In the U.S., union membership has fallen significantly in the last 50 years. According to data from the Bureau of Labor Statistics, the union-membership rate was 11 percent in 2015—roughly half of the proportion of Americans who belonged to a union in 1983.
One of the ways unions organize workers is by salting—when a union organizer gets a job at a company with the intent of organizing workers from within. Salting is legal, but employers tend to not be too fond of people who do it.
James Walsh became a salt after college with the intent to tell a first-person story about his experiences. He spent two years as an undercover labor organizer for Unite Here, a large union that revived salting in an effort to increase membership; he salted at two casinos in Florida, a state where private-sector union membership is a measly 5.7 percent. I recently spoke with Walsh about his new book, Playing Against the House: The Dramatic World of an Undercover Union Organizer, and why he believes that union membership remains important in the 21st century. A lightly edited transcript of our conversation follows.
Bourree Lam: Where did the idea come from, and why did you decide to become involved in salting?
James Walsh: I first heard about salting while in college. A few friends—the most radical, politically active students on campus—salted hotels after graduation. I was dumbstruck by their dedication. Some of them had graduated with honors, now they were working as bellmen and room-service attendants alongside folks who would have killed for the opportunity to earn a college degree.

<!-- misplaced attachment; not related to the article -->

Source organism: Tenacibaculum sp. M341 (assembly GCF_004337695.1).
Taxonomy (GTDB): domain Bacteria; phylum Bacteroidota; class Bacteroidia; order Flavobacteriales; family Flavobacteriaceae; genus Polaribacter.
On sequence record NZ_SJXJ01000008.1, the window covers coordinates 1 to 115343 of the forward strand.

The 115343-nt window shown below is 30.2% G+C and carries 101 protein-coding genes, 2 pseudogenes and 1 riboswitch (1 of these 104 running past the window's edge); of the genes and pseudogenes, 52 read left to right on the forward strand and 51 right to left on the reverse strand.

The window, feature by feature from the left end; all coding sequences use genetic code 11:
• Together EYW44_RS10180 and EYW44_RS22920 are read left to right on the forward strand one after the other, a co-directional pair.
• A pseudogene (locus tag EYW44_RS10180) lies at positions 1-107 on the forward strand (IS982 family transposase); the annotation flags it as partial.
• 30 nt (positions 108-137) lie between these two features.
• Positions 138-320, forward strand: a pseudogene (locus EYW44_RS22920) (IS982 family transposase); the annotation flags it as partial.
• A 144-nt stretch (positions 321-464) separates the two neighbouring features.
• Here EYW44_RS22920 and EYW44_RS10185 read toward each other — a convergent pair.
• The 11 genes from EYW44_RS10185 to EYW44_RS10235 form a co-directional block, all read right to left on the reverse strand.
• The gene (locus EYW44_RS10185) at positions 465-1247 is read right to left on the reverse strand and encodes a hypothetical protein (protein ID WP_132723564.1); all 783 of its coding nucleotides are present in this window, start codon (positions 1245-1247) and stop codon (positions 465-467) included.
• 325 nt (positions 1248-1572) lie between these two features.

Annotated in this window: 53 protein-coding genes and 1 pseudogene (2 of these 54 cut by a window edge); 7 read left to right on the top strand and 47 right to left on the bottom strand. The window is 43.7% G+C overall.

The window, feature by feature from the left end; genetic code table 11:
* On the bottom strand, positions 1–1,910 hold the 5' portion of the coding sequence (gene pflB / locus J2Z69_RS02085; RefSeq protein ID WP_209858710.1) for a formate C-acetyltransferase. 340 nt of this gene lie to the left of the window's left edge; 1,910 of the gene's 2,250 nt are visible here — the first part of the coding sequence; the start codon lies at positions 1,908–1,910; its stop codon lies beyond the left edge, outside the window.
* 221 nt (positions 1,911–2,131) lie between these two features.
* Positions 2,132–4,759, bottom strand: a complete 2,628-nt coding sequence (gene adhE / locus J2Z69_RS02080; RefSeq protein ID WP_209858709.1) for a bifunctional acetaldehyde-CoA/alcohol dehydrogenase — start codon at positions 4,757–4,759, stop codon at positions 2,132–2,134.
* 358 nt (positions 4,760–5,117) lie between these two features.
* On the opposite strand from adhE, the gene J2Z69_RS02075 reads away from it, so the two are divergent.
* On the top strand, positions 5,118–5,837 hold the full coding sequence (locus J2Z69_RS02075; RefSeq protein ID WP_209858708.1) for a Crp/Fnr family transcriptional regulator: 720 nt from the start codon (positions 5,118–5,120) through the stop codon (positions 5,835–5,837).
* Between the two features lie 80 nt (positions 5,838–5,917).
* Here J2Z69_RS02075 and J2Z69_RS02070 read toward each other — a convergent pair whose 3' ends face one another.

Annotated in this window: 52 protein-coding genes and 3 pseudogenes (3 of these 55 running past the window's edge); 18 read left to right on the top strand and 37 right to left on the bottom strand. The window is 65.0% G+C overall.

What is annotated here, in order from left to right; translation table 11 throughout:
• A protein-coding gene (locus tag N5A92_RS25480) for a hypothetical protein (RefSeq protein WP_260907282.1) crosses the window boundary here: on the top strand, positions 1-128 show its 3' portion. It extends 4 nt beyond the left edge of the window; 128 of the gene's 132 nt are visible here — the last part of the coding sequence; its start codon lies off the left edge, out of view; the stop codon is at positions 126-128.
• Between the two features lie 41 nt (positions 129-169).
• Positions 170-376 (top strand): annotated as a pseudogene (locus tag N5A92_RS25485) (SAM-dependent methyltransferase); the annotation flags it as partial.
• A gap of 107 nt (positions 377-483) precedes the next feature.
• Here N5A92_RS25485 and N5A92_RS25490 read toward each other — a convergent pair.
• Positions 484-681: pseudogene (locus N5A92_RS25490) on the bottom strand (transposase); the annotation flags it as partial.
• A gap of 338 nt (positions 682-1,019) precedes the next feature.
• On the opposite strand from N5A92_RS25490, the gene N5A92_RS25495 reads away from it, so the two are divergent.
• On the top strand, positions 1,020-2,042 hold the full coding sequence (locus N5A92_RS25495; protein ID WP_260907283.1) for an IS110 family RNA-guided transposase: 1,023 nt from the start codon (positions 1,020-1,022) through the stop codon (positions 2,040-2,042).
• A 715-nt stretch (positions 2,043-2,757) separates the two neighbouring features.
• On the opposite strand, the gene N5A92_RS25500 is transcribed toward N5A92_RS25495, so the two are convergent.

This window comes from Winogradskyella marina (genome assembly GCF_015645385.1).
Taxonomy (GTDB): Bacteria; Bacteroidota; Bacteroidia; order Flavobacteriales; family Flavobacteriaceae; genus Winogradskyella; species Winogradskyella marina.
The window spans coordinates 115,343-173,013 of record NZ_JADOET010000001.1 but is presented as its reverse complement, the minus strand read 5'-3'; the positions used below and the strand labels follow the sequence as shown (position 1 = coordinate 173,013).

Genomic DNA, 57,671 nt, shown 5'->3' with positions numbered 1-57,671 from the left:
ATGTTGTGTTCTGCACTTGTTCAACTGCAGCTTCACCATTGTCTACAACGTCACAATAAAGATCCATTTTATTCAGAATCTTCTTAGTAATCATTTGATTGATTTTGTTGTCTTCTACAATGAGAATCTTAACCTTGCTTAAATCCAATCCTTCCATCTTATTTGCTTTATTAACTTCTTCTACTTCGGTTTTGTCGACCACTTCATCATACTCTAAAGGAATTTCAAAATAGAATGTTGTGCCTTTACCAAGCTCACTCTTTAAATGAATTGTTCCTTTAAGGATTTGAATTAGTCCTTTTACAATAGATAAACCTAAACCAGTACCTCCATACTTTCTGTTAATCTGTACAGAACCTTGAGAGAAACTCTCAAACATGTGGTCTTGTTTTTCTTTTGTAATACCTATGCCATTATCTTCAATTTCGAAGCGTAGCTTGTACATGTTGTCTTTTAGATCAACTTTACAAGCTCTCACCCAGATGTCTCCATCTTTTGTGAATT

Salting intrigued me as a story, but it wasn’t something that I wanted to do. That is, until a job interview with a popular historian to be his research assistant, who encouraged me to salt and then write about my experience. At first, I was skeptical. But after a day or two of thinking about it, I decided it would be a really good way to investigate why low-wage service-industry workers weren’t joining unions, a fact that is hard to understand given that, by just about every metric, unionized workers have a better quality of life than non-union workers. So, I reached out to some union folks (who didn’t know that I wanted to write about my experience) and told them I wanted to salt. They sent me to Miami.
Lam: You mention in the book that recruiting salts is hard. Why, in your opinion, are Sarah, the Unite Here organizer you worked with, and the other salts you met in Florida motivated to do it?
Walsh: Everyone I talked to who had been part of a successful unionization campaign (salt, organizer, worker) talked about the high they felt once they’d won. I think Sarah, and the other salts, had witnessed the value of salting in successful campaigns and were eager to grow the program. By nature, salting is counter-intuitive—someone who believes in the value of unions gets a job at a non-union shop. Add to that the fact that many of the salts I met were young activists with college degrees, and it’s easy to understand why Sarah and many other salts felt as if they were a part of a counter-culture community that they were eager to expand.
Lam: Take me through the basics of how salting works and how you organized workers at the two Florida casinos, Calder and Mardi Gras.
Walsh: The most important part of any union campaign is building a leadership committee at work comprised of people who have sway among their friends and co-workers and who are strong enough to stand up to managers. I thought identifying leaders in the workplace would be a lot easier than it actually was. At first, I was drawn to funny or popular people, but I would eventually realize they didn’t have fight or weren’t mature enough to take on management.
I worked hard to get to know my coworkers. I tried to hang out with them outside of work as much as possible. I went to the batting cages, bowling, church, a new-age Buddhist service. I learned to cook Haitian food and did a training session with an amateur boxer. He spent the entire time encouraging me while chuckling at how weak I was.